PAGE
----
What has any of this to do with airguns? Everything, as it turns out. Because you can either have a superior product like radial tires or you can have fancy names like Tufsyn, but you seldom get both. The Seneca Dragonfly Mark 2 is an excellent example of that! And please try to understand — BB likes American-made multi-pumps. He really does. In fact he went out of his way to promote the new Benjamin 397 that isn’t even called the 397 by Crosman anymore. They call it the Benjamin Variable Pump Air Rifle and, as we discovered in an experiment that was NOT cheap, a conventional stock out-performs the new tricksy synthetic stock that features a high comb, making sighting with the factory open sights impossible. BB spent his own money to procure a fabulous curly maple stock from reader Vana2. Once it was installed the factory sights could be used. But the accuracy was still just okay.
I spared no expense to make the Benjamin Variable Pump Air Rifle accurate. Hank’s stock makes it a thing of beauty, but the accuracy, while good, is just okay.
The Seneca Dragonfly Mark 2, on the other hand, is superb! It is the Michelin X radial of the multi-pump world, and no amount of Tufsyn can make it otherwise. It pumps easily, it’s accurate, it has an adjustable trigger and, because of how easy it is to pump, it is the only multi-pump on the market that can be scoped and shot reasonably.
BB, we will concede your point that the Dragonfly Mark 2 is a brilliant air rifle. But this report is supposed to be about technology — not just one airgun. Well, have you considered the Air Venturi Avenger? Haven’t my tests of BB’s Goldie made a favorable impression?
Yes, BB, but there is nothing new about that technology. Everything on the Avenger has been done before.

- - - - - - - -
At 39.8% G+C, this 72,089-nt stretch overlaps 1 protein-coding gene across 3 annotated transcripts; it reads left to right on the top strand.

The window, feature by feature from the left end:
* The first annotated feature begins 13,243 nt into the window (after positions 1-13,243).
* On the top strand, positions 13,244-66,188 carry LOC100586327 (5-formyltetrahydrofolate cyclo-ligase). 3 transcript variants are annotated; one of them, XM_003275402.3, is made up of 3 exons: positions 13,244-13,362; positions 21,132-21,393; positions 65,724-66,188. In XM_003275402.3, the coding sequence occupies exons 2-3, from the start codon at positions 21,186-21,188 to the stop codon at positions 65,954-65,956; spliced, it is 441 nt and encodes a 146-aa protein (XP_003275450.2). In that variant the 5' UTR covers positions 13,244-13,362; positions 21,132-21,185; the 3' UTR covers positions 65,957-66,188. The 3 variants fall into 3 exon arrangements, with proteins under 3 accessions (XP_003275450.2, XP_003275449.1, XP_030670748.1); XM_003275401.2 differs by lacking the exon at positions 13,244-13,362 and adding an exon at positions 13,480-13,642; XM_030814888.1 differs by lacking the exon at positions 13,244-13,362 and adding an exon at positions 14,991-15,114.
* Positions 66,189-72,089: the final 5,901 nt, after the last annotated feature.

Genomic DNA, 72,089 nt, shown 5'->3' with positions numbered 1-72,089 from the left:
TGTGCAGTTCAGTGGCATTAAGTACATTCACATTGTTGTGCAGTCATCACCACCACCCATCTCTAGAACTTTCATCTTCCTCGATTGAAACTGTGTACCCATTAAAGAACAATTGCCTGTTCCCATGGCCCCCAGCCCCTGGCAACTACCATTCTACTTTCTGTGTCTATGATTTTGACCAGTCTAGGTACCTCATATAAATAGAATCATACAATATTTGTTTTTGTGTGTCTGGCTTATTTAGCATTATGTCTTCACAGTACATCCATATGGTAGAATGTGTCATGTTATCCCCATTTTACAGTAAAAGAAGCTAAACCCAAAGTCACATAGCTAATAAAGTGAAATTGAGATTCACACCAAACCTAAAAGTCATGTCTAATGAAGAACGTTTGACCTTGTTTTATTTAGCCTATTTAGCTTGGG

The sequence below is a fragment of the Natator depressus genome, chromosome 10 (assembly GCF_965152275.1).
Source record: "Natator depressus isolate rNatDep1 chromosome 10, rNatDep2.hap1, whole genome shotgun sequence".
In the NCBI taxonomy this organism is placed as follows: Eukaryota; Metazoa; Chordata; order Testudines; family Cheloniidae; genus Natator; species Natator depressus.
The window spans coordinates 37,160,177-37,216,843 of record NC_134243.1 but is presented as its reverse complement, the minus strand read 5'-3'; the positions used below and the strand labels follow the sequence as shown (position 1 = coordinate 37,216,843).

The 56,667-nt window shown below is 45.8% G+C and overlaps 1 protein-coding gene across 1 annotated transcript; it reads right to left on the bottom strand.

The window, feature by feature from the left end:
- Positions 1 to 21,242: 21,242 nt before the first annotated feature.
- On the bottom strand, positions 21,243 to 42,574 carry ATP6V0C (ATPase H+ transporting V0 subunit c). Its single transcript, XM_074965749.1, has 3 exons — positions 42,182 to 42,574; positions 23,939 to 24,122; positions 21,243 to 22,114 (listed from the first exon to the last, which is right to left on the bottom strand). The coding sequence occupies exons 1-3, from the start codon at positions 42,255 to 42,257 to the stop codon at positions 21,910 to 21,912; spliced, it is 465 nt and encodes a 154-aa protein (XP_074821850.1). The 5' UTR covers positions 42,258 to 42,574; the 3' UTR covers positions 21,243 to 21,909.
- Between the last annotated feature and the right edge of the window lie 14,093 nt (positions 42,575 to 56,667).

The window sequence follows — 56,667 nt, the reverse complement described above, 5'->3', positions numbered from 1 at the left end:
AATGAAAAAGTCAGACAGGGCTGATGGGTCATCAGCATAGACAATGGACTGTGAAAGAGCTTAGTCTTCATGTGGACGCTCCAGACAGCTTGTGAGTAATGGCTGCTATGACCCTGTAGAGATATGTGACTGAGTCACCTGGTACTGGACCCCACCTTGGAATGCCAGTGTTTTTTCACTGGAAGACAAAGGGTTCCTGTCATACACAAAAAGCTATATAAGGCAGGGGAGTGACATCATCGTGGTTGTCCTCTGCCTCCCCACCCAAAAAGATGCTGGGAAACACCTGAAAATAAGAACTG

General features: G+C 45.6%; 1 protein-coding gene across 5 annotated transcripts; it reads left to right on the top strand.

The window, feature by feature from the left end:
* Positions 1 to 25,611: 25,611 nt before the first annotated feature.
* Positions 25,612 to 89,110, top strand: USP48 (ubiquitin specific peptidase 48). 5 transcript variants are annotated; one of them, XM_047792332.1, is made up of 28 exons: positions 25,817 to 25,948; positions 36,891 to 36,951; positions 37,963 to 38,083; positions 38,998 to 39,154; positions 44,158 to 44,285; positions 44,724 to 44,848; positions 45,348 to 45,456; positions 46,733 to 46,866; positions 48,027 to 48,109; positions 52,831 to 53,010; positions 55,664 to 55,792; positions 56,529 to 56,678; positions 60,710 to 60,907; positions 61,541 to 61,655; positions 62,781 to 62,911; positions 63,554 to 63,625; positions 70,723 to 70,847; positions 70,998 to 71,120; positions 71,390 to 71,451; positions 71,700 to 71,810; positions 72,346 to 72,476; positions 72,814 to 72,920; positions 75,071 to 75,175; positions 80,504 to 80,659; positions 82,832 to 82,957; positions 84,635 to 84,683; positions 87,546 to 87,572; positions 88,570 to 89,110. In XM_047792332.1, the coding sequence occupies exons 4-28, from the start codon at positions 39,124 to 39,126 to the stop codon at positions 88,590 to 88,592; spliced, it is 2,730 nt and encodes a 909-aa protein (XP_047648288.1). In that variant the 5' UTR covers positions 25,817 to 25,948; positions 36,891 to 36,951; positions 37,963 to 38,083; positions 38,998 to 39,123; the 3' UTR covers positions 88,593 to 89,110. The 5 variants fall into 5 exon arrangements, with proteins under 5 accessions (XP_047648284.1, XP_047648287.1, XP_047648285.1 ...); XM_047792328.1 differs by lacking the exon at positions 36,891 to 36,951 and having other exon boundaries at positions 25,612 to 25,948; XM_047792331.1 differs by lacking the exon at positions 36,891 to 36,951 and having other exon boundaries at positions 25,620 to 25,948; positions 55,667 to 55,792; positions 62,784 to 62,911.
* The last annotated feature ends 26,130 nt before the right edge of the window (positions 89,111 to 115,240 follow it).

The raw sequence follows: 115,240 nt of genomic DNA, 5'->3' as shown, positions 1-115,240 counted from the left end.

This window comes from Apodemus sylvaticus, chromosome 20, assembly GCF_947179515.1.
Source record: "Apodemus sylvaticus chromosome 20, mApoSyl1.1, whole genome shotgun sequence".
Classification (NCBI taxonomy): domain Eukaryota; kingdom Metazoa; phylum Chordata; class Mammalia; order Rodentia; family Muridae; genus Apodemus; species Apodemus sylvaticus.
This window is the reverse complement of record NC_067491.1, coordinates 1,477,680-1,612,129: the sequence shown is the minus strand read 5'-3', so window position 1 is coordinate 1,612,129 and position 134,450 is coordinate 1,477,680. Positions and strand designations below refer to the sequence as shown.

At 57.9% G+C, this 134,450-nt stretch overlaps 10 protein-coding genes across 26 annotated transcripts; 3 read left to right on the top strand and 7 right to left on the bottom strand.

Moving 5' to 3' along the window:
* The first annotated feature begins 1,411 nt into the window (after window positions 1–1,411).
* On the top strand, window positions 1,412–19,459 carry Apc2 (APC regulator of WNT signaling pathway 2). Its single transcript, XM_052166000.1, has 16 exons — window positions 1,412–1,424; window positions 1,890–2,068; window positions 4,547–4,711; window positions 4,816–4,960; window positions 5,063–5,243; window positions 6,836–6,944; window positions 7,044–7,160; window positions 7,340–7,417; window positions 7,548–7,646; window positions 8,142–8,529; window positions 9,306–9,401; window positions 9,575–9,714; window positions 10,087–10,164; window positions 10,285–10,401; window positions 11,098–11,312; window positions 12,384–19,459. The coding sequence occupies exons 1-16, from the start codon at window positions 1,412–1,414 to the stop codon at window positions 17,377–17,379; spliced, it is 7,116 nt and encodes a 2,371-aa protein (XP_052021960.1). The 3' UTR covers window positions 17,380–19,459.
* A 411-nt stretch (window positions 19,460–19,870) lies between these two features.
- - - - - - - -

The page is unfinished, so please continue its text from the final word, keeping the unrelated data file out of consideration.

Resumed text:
Yes, it has. But at what price? What’s new about the Avenger is that you get everything it has to offer — accuracy, power, a barrel shroud, a user-adjustable regulator, an adjustable trigger and lots of shots at good power for $350. Before the Avenger you had to pay over a thousand dollars for all of that on the same airgun.
Remember back in 2008 when Crosman gave you the Benjamin Discovery with a hand pump for just $400? The rifle by itself was $250. This is another case where the best feature was the price, though this time Benjamin did give you a rifle that filled to just 2,000 psi. That made filling with a hand pump easy. And that technology wasn’t new, either. Tim McMurray had already given us the USFT rifle that filled to 1,600 psi and got plenty of powerful shots. What the Discovery did was put it into a package that was affordable.
Speaking of affordable, remember in 2017 when Umarex gave the world their new Gauntlet — the world’s first Price Point PCP? They gave us the gun, BB gave us the acronym PPP. And what was that, you ask? It was an air rifle that was a precharged pneumatic (PCP) that was also a repeater, was shrouded with an active silencer, had an adjustable trigger and stock, was accurate and came with a regulator — all for less than $300. Lord, how quickly we forget!
Or, play their game
Ooooo! Here comes the the new .30-caliber Jaw-Buster Mashemflat Magnum. It shoots big pellets that are so expensive you need a second mortgage to buy a tin, and a hand cart to transport them. For an additional twenty thousand dollars they will erect a small barn on your lot so you will have a place to shoot — inside of.
Yet to come
I could go on. Well, why don’t I? There are new pellets hitting the market every month and many of them are very accurate. There are new scopes with such clarity that no amount of money could have procured them two decades ago. I’m still awaiting the next breakthrough in the air compressor arena, though the price reduction from $3,000 to less than $1800 for a big one and $700 for a small one is great progress.
Sig almost gave us a world-beater with their ASP20 several years ago. They left the building, but that leaves the door open for everyone to reinvent all that wonderful technology —OR LICENSE IT FROM SIG!!!!! You don’t have to try to remake the ASP20. Make something even better! And stop sending your new-hires to the Orient to buy things they don’t understand.
Or continue doing business as usual and watch as the bottom line evaporates. You know, back in the year 1900 there was some company that made the best buggy whips money could buy. You can find out all about them in a dusty museum somewhere.
Happy New Year!